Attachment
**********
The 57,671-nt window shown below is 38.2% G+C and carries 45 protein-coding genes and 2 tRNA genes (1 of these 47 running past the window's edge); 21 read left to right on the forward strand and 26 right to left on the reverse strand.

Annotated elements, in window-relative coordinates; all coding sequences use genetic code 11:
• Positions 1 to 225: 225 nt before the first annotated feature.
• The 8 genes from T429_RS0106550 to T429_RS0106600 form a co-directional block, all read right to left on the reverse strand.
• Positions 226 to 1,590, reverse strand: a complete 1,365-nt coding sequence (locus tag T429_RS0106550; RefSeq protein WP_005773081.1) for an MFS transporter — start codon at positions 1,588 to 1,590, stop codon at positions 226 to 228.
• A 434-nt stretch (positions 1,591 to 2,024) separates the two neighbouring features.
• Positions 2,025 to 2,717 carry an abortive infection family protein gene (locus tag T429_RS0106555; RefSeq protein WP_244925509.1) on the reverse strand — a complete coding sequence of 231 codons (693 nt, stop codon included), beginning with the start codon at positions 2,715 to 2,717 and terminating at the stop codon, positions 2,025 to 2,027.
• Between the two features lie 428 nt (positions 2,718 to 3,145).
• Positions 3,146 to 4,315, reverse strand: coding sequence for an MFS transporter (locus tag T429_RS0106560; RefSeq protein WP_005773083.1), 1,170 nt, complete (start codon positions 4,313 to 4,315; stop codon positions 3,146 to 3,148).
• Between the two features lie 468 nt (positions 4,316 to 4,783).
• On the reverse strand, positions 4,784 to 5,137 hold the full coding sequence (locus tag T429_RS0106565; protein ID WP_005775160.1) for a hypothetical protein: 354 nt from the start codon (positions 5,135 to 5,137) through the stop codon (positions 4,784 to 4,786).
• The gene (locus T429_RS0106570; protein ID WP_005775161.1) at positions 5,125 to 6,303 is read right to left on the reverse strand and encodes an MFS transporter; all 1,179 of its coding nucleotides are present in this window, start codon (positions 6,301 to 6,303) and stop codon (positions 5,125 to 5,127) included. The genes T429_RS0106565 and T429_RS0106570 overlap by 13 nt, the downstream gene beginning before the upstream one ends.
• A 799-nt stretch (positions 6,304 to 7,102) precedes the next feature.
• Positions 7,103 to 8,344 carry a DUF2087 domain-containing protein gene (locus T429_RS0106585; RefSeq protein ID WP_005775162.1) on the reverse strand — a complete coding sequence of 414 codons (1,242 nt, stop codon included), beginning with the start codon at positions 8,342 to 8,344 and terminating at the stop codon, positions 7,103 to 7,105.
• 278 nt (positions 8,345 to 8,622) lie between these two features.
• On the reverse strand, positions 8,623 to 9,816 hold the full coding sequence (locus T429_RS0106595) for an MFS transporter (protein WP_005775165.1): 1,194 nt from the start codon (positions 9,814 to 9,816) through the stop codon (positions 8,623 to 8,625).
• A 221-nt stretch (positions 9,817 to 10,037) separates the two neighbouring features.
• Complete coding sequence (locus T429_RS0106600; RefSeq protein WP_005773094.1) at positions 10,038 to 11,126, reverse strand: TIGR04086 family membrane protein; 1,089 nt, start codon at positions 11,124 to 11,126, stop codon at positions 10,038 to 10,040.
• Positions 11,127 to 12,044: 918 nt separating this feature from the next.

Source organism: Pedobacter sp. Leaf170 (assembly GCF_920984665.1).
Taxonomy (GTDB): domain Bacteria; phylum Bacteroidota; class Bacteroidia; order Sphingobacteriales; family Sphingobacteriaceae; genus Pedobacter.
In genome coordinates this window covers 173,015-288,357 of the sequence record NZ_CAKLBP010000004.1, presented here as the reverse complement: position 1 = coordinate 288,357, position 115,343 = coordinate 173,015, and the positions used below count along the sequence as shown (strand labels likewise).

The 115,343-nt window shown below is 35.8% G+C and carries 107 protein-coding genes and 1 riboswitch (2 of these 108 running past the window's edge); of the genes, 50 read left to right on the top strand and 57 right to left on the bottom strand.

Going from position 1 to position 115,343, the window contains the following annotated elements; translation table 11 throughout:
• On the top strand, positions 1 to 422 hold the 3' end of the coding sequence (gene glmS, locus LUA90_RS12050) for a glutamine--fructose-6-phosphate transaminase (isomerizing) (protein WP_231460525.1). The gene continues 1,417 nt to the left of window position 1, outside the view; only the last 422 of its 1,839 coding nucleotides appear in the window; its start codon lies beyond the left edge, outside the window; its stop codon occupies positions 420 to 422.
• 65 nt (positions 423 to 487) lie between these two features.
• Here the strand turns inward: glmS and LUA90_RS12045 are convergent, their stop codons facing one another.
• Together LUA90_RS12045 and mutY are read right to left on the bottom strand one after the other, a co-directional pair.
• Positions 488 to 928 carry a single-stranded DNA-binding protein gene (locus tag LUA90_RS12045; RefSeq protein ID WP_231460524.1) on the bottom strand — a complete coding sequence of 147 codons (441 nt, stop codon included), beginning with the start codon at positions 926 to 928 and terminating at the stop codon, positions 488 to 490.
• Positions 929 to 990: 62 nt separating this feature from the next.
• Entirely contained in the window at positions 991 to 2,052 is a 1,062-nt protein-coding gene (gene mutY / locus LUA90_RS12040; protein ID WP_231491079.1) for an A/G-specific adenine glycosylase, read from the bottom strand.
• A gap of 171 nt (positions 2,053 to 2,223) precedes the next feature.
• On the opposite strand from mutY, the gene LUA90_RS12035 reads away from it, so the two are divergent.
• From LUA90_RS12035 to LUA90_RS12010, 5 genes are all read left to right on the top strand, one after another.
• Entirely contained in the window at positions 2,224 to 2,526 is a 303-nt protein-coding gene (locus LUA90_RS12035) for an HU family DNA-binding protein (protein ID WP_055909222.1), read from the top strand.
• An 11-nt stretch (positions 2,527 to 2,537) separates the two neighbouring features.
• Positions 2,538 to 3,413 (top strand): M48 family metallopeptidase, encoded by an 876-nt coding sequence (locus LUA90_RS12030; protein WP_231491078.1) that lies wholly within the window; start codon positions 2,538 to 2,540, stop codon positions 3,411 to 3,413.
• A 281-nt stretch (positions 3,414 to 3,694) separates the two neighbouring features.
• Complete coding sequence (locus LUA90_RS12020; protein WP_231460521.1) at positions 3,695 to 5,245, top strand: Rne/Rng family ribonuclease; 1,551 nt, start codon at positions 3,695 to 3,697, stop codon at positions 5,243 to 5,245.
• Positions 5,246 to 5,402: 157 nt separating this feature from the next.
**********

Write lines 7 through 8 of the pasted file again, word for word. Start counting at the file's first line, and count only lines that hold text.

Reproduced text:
• Positions 2,025 to 2,717 carry an abortive infection family protein gene (locus tag T429_RS0106555; RefSeq protein WP_244925509.1) on the reverse strand — a complete coding sequence of 231 codons (693 nt, stop codon included), beginning with the start codon at positions 2,715 to 2,717 and terminating at the stop codon, positions 2,025 to 2,027.
• Between the two features lie 428 nt (positions 2,718 to 3,145).